This is probably the best movie you’ve never seen – at least of the year. Why is it that the best films, usually independents, never get recognition they deserve? Is it budget? Is at lack of viewers? Whatever it is, it needs to stop. Movies like this don’t come around often and when they do, there needs to be a call made out to all film lovers to make sure this voice is heard.
Inspired by the nine-minute short ‘Peluca’ by young writer/director/actor Jared Hess about a quirky nerd changing the lives of those around him for the better, ‘Napoleon Dynamite’ is what happens when a good idea gets the time, budget and consideration it deserves. Relative newcomer Jon Heder simply rocks our world as Napoleon, an awkward teenager with an insatiable love for martial arts (which he sucks at), drawing portraits and non-existent animals (which he sucks at) and dance (which he’s hilariously good at). But it’s ok that he sucks - that’s the point. This is movie about feeling good about yourself and what you can offer whether for better or worse.
Heder, slipping into the giant 70’s-esque glasses and Einstein-like red hair, is so perfect for this role you’d think director Hess simply wrote the movie around him. Looking something akin to a depressed stoner who’s about to pass out at any moment, Heder delivers the riotously age-appropriate dialogue with such gusto that a simple word like “Gosh!” will have you rolling in the aisles. He’s so desperate for attention and so full of crap that you actually find him endearing.
Adding to the hilarious insanity is Aaron Ruell as ‘Kip,’ Napoleon’s 31-year-old internet-chatting brother, the magnificently understated Efren Ramirez as ‘Pedro,’ Napoleon’s Mexican best friend, and the painfully cute Tina Majorino as Deb, the love interest. All of them perfectly conform to Hess’ obscure look at life by performing their roles with such quirky sincerity that it will redefine the way we look at nerds and geeks much the way ‘Revenge of Nerds’ did in the ‘80’s. Ramirez’ ‘Pedro,’ for instance, is so stereotypically portrayed that is actually surpasses stereotypes and venture into a unique realm where the sleepy-eyed, slack-jawed goofball is the king. Likewise, Majorino’s ‘Deb,’ a strange cross between introspective genius and social outcast, can enthrall you just by her languid expression or dead-pan delivery. Hess must have really paid attention at his Preston, Idaho, high-school (where the movie takes place as well) to have recreated such a viscerally authentic world and characters.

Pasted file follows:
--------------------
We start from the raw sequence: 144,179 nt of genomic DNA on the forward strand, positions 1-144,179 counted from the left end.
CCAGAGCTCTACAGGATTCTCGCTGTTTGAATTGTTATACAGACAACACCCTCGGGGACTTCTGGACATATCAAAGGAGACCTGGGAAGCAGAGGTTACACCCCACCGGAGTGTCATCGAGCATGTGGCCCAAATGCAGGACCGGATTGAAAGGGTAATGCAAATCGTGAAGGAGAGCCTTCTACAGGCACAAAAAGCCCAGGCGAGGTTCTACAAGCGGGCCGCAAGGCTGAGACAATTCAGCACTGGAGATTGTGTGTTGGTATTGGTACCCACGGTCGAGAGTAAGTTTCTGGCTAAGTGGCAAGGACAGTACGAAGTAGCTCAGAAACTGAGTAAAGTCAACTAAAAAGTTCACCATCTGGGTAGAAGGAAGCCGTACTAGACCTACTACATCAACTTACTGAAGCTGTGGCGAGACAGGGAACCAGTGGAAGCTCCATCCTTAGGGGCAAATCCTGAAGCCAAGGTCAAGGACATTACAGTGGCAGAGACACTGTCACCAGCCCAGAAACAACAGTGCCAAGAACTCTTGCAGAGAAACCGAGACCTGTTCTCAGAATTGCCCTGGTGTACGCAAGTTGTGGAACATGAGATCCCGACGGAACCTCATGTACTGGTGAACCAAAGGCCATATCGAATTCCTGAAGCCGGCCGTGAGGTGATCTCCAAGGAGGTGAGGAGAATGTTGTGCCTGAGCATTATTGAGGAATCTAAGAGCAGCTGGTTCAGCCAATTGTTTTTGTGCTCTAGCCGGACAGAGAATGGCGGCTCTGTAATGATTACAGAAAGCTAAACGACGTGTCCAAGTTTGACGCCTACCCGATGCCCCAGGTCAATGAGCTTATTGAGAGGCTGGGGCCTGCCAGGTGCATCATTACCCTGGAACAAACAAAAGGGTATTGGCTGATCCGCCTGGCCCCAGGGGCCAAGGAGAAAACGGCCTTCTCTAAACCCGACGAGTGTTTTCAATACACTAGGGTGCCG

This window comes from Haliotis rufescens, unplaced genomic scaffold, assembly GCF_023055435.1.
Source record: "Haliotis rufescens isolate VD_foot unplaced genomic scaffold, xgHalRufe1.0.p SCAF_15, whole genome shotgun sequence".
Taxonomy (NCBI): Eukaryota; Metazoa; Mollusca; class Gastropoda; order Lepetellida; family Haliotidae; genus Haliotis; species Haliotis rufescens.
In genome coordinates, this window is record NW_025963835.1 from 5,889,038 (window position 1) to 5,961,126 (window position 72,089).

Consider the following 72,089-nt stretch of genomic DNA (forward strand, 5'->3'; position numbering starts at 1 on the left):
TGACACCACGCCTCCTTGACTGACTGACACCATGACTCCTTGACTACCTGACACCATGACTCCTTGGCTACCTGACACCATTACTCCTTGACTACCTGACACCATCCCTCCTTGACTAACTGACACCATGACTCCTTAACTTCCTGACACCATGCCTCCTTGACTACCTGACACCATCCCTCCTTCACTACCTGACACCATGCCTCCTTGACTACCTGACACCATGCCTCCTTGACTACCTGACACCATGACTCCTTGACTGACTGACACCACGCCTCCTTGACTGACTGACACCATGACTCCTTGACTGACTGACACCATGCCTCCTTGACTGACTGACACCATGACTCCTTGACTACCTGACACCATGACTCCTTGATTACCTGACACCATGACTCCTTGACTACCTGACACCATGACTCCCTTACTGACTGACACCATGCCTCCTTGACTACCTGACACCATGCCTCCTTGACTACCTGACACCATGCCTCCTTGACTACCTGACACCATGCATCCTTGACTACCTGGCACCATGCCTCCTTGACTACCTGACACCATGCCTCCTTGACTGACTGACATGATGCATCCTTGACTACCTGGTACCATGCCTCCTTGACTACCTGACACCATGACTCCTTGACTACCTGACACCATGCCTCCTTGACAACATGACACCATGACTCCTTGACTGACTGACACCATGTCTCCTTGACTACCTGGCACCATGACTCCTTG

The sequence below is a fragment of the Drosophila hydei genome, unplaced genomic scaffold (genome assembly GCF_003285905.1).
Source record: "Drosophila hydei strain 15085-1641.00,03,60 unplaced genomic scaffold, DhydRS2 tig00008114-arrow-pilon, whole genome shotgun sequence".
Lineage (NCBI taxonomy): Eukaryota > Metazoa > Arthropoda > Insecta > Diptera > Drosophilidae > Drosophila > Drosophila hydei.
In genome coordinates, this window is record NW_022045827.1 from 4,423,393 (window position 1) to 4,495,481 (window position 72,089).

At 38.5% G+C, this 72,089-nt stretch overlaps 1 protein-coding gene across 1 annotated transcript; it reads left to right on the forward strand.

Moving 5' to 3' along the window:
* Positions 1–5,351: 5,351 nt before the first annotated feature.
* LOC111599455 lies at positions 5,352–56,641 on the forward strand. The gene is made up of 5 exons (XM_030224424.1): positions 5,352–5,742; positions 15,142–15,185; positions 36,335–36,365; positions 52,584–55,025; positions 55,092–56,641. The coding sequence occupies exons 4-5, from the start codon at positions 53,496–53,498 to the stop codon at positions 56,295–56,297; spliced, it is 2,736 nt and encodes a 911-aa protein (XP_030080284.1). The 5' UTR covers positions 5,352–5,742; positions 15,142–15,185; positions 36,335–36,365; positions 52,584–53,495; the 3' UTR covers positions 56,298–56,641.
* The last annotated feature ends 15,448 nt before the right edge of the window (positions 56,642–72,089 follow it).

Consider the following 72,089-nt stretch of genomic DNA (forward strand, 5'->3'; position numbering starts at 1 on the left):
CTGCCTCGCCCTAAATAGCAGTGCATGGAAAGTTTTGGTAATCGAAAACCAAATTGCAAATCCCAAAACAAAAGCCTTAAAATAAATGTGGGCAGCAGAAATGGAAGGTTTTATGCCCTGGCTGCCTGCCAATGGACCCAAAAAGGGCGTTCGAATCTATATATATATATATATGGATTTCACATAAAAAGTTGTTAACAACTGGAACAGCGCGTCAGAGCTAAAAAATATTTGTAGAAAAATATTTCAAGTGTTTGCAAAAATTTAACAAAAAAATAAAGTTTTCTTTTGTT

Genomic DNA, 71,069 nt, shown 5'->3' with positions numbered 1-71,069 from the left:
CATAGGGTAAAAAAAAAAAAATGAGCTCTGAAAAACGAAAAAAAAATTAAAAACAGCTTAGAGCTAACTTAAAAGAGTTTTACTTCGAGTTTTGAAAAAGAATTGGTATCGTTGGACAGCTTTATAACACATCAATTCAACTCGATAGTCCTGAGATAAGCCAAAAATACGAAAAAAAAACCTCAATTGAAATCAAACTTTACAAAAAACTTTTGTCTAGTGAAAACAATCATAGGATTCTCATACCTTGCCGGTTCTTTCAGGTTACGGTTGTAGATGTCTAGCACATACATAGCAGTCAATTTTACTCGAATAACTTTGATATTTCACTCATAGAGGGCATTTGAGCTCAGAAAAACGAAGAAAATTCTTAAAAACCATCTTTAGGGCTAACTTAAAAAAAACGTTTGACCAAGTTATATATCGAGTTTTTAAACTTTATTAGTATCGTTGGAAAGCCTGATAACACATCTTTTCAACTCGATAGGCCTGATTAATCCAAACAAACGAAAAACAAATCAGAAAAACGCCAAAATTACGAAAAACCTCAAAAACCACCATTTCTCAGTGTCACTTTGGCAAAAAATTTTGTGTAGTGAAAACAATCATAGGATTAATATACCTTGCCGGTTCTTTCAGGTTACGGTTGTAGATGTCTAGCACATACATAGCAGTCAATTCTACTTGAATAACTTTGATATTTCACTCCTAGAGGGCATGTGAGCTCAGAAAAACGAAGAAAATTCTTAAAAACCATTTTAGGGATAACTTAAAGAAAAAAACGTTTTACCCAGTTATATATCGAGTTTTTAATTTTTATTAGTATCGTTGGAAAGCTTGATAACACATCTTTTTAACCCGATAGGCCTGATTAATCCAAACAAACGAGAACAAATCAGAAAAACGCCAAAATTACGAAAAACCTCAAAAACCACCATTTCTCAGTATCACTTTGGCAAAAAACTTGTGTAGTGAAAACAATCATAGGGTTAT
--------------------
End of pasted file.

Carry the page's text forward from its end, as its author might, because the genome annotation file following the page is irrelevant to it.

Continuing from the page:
As with every good story, there is a moral – never judge a book by it’s cover. Tried, but true. Napoleon is a unique character in that he has almost no fear. Whether it be chucking oranges at his Uncle’s truck, standing up to the school bullies or dancing his heart out for a friend in front of the entire school, he gives it all without a trace of hesitation or embarrassment. That takes guts; and how many nerd movies do you know that truly display that?
This really is a world unto itself, yet is so tangible and relatable that we feel like we’ve been there ourselves. We’ve all felt like outcasts or geeks at one time or another, and now we have a hero – one who blazes a new trail for all to follow. Under the clever guise of some of the dumbest and wackiest humor ever put to film, this movie definitely has the potential for a classic. It’s one of those movies that you watch over and over until you begin quoting the lines to your friends, buying the T-shirts , downloading pictures off the internet and reminiscing about your favorite memorable scenes (I like the end dance myself).
For those of you who’s been helping ‘Spider-man 2’ break box office records for the third or fourth time, take that mad money and put it towards a film that truly needs (and deserves) it. For anyone looking for that odd duck that makes you laugh silly while showing you something that is instantly relatable and mesmerizing, go get blown away by the dynamite. Napoleon Dynamite.